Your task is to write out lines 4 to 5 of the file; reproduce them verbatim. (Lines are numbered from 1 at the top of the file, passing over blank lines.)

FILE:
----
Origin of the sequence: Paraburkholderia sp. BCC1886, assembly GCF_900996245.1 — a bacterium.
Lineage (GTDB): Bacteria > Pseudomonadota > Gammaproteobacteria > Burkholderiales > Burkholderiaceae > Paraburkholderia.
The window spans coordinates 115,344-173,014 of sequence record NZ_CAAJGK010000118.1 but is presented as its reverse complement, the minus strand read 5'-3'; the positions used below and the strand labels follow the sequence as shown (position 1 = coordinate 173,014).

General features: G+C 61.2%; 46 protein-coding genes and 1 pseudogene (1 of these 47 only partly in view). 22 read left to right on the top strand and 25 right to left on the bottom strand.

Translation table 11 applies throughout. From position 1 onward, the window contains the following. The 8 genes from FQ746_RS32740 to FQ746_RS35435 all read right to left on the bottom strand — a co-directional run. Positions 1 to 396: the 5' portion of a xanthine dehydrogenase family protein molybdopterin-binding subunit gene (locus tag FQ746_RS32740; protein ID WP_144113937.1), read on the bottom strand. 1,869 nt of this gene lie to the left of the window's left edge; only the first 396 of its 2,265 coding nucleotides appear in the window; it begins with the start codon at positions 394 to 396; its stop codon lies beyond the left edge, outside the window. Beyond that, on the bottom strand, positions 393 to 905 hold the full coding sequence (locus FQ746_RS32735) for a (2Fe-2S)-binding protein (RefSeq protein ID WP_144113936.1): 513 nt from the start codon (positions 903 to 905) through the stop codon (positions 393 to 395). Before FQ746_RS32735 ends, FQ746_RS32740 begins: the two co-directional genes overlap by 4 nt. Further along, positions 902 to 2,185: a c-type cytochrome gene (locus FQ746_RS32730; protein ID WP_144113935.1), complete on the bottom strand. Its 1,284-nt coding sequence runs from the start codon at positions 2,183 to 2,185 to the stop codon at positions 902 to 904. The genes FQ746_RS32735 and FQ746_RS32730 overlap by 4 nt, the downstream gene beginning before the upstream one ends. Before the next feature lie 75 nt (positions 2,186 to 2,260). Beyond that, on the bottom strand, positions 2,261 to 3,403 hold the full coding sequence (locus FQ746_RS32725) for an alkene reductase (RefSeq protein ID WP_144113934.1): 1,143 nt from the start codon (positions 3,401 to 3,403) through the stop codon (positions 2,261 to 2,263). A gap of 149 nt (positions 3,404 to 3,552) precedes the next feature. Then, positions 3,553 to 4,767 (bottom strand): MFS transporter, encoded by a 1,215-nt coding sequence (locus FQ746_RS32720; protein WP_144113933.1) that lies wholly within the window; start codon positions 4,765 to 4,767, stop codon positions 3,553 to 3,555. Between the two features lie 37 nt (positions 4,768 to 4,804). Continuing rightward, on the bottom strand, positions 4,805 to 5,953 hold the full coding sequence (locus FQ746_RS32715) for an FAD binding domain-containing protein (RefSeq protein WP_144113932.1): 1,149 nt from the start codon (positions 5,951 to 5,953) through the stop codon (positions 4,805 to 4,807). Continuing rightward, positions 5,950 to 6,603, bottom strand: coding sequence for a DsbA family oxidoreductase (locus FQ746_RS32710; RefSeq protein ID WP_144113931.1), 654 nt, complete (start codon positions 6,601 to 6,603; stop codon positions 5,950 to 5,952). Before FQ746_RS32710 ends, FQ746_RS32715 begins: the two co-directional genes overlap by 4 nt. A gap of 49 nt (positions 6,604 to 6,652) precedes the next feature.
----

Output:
General features: G+C 61.2%; 46 protein-coding genes and 1 pseudogene (1 of these 47 only partly in view). 22 read left to right on the top strand and 25 right to left on the bottom strand.

Translation table 11 applies throughout. From position 1 onward, the window contains the following. The 8 genes from FQ746_RS32740 to FQ746_RS35435 all read right to left on the bottom strand — a co-directional run. Positions 1 to 396: the 5' portion of a xanthine dehydrogenase family protein molybdopterin-binding subunit gene (locus tag FQ746_RS32740; protein ID WP_144113937.1), read on the bottom strand. 1,869 nt of this gene lie to the left of the window's left edge; only the first 396 of its 2,265 coding nucleotides appear in the window; it begins with the start codon at positions 394 to 396; its stop codon lies beyond the left edge, outside the window. Beyond that, on the bottom strand, positions 393 to 905 hold the full coding sequence (locus FQ746_RS32735) for a (2Fe-2S)-binding protein (RefSeq protein ID WP_144113936.1): 513 nt from the start codon (positions 903 to 905) through the stop codon (positions 393 to 395). Before FQ746_RS32735 ends, FQ746_RS32740 begins: the two co-directional genes overlap by 4 nt. Further along, positions 902 to 2,185: a c-type cytochrome gene (locus FQ746_RS32730; protein ID WP_144113935.1), complete on the bottom strand. Its 1,284-nt coding sequence runs from the start codon at positions 2,183 to 2,185 to the stop codon at positions 902 to 904. The genes FQ746_RS32735 and FQ746_RS32730 overlap by 4 nt, the downstream gene beginning before the upstream one ends. Before the next feature lie 75 nt (positions 2,186 to 2,260). Beyond that, on the bottom strand, positions 2,261 to 3,403 hold the full coding sequence (locus FQ746_RS32725) for an alkene reductase (RefSeq protein ID WP_144113934.1): 1,143 nt from the start codon (positions 3,401 to 3,403) through the stop codon (positions 2,261 to 2,263). A gap of 149 nt (positions 3,404 to 3,552) precedes the next feature. Then, positions 3,553 to 4,767 (bottom strand): MFS transporter, encoded by a 1,215-nt coding sequence (locus FQ746_RS32720; protein WP_144113933.1) that lies wholly within the window; start codon positions 4,765 to 4,767, stop codon positions 3,553 to 3,555. Between the two features lie 37 nt (positions 4,768 to 4,804). Continuing rightward, on the bottom strand, positions 4,805 to 5,953 hold the full coding sequence (locus FQ746_RS32715) for an FAD binding domain-containing protein (RefSeq protein WP_144113932.1): 1,149 nt from the start codon (positions 5,951 to 5,953) through the stop codon (positions 4,805 to 4,807). Continuing rightward, positions 5,950 to 6,603, bottom strand: coding sequence for a DsbA family oxidoreductase (locus FQ746_RS32710; RefSeq protein ID WP_144113931.1), 654 nt, complete (start codon positions 6,601 to 6,603; stop codon positions 5,950 to 5,952). Before FQ746_RS32710 ends, FQ746_RS32715 begins: the two co-directional genes overlap by 4 nt. A gap of 49 nt (positions 6,604 to 6,652) precedes the next feature.